If a cop thought I was driving drunk, could he search my car? How? 14 Answers as of May 13, 2015

I was pulled over on suspicion that I was driving drunk. I had not had anything to drink, I was just a little tired I guess. Anyway, the cop pulled me over, had me get out and do sobriety tests which I passed and breathalyzed me and got 0. Then he searched my car and found a small amount of marijuana. I was not high while I was driving, and I do not see how he had the right to search my car. Was this an illegal search?

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Lawrence Lewis
Lawrence Lewis | Lawrence Lewis, PC
He smelled the marijuana. The right attorney can file a motion to suppress and fight the case.
Answer Applies to: Georgia
Replied: 5/13/2015
Universal Law Group, Inc. | Francis John Cowhig
It depends on where the cop found the marijuana. If it was in "plain sight" it is not an illegal search. If the cop had to dig for it (open the glove compartment, trunk, dig into the car seats, etc.) the search was probably illegal.
Answer Applies to: California
Replied: 5/11/2015
Cynthia Henley, Lawyer
Cynthia Henley, Lawyer | Cynthia Henley
He could only search your car if he was going to arrest you, or if he could articulate a fear he needed to search for weapons before he let you back into the car to let you go. Just because you blew a 0 does not mean he could not have charged you with driving while intoxicated - one can be intoxicated on drugs (including marijuana). Also, if he smelled marijuana (which he may lie and claim he did), then he could search.
Answer Applies to: Texas
Replied: 5/11/2015
Ksicinski
Ksicinski | Paul Ksicinski
You need to get a lawyer now. I understand why you asked these questions but realize these are public and anyone can read this. You may have some defenses which if discussed in public you may lose. Make no more statements without an attorney.
Answer Applies to: Wisconsin
Replied: 5/11/2015
Best DUI Lawyer
Best DUI Lawyer | Aniko Hoover
Well, police can always ask to search your car- if you say yes then they can search it. Also they can have a canine unit "dog" sniff your car and if it alerts they can search your car. Also, if they arrest you for DUI they actually have to search your car to "inventory it" before they have it towed to the tow yard. So he probably searched your car while "taking inventory" before towing it. I'd be surprised if he even charged you with possession though- nowadays they mostly go for the DUI arrest only but they may confiscate your "Medicine" and keep it as "evidence".
Answer Applies to: California
Replied: 5/11/2015
    Musilli Brennan Associates PLLC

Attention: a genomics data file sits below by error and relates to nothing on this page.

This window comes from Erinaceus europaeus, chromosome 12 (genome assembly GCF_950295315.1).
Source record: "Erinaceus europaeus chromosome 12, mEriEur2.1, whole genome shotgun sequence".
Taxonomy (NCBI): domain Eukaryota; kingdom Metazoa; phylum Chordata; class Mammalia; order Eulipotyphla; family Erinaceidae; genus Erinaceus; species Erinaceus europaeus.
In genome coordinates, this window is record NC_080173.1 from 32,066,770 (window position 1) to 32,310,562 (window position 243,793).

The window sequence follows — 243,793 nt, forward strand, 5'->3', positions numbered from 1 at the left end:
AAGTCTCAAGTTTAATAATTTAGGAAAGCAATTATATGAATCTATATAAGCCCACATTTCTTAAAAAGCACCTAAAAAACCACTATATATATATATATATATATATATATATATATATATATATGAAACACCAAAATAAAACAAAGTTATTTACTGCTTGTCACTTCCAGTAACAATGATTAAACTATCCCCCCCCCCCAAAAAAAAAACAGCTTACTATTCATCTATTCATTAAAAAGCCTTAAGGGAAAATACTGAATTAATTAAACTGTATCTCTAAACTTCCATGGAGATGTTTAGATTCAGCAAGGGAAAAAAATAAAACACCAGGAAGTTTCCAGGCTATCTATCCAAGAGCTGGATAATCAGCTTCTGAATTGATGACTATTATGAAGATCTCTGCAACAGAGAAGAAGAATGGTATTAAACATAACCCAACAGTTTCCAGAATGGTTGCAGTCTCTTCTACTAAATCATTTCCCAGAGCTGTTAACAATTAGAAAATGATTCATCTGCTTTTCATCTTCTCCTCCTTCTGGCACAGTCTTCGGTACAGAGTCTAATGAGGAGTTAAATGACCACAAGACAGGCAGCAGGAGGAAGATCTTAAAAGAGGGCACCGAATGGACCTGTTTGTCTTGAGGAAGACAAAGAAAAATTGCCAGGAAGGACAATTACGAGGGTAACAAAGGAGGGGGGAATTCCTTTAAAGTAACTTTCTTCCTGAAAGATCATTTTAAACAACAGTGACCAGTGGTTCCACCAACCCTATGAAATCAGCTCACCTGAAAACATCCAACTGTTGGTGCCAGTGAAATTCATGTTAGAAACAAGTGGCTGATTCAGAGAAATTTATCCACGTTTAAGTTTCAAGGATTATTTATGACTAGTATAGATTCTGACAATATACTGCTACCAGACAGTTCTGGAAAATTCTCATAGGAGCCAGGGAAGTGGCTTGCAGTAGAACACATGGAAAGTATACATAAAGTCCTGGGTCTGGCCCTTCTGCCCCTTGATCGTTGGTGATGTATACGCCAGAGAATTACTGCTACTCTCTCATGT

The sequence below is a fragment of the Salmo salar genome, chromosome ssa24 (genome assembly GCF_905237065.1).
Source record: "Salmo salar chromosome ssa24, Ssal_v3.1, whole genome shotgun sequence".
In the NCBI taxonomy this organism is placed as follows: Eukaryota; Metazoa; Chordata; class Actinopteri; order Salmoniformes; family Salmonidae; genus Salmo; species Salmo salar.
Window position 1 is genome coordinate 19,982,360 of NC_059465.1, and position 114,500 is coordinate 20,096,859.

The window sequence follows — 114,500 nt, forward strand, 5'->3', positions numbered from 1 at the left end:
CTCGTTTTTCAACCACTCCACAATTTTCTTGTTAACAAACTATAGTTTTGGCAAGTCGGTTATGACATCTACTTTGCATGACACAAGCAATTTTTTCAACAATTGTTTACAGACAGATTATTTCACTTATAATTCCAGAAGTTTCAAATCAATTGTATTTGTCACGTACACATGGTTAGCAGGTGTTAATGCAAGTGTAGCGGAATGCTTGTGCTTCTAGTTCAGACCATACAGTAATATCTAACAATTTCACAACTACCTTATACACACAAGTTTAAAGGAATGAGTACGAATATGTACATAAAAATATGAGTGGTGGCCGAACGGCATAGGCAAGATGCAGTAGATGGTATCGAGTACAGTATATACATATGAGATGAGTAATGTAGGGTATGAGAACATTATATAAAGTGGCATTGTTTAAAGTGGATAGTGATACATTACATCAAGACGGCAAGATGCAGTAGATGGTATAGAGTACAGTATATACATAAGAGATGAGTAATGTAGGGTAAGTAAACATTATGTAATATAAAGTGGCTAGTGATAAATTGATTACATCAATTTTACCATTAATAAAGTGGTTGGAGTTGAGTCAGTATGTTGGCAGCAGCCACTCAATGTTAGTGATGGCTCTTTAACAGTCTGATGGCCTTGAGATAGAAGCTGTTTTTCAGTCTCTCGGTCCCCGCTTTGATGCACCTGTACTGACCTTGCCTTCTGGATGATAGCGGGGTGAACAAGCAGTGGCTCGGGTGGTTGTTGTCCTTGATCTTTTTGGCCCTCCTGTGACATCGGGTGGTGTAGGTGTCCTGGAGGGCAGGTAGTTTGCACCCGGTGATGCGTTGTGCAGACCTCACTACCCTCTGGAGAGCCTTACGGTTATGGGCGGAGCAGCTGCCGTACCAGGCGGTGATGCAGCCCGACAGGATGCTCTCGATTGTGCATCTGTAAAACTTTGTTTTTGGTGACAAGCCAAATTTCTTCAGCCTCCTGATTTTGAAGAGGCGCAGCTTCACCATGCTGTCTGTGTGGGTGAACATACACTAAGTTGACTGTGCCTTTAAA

Musilli Brennan Associates PLLC | John F Brennan
    Sounds very close to unconstitutional, get an attorney, defend yourself, and stop admitting your crime over the internet.
    Answer Applies to: Michigan
    Replied: 5/11/2015
    Richard B. Jacobson & Associates, LLC | Richard B. Jacobson
    Based on these facts alone, the search appears to be unwarranted. My experience is that there are usually more facts, which can be learned from the discovery in the case. Get an experienced criminal lawyer to advise you. Good Luck.
    Answer Applies to: Wisconsin
    Replied: 5/11/2015
    Law Office of Edward J. Blum
    Law Office of Edward J. Blum | Edward J. Blum
    Probably. See the case of U.S. V Rodriguez.
    Answer Applies to: California
    Replied: 5/11/2015
    Walpole Law | Robert J. Walpole
    Yes, if he had no reason to arrest you before his search of your car found the marijuana. Hire an attorney. Good luck.
    Answer Applies to: Oklahoma
    Replied: 5/11/2015
    Connell-Savela
    Connell-Savela | Jason Savela
    Did you consent to the search police can only search a car if they are investigating a crime and believe that evidence of that crime is contained in the car or if a person consents to a search (do you mind if I look in your car?) - if neither, then an illegal search - very common.
    Answer Applies to: Colorado
    Replied: 5/11/2015
    Law Offices of Stephanie Lee Ehrbright, Esq.
    Law Offices of Stephanie Lee Ehrbright, Esq. | Stephanie Lee Ehrbright
    If you did not agree to the search, he had no probable cause, and you were not under arrest then he did not have the right to search your car and whatever he found would be inadmissible in court.
    Answer Applies to: Arizona
    Replied: 5/11/2015
    Law Office of Jeff Yeh
    Law Office of Jeff Yeh | Jeff Yeh
    Problem is, you probably consented to it. If you don't implicitly say no, then you've implicitly consented.
    Answer Applies to: California
    Replied: 5/11/2015
    Gates' Law, PLLC | Thomas E. Gates
    It depends upon whether there was probably cause and you have not provided enough information to make that determination.
    Answer Applies to: Washington
    Replied: 5/11/2015
    Law Offices of Martina A. Vigil, PC
    Law Offices of Martina A. Vigil, PC | Martina A. Vigil
    It seems as if this was an illegal search based upon the facts you have provided.
    Answer Applies to: California
    Replied: 5/11/2015
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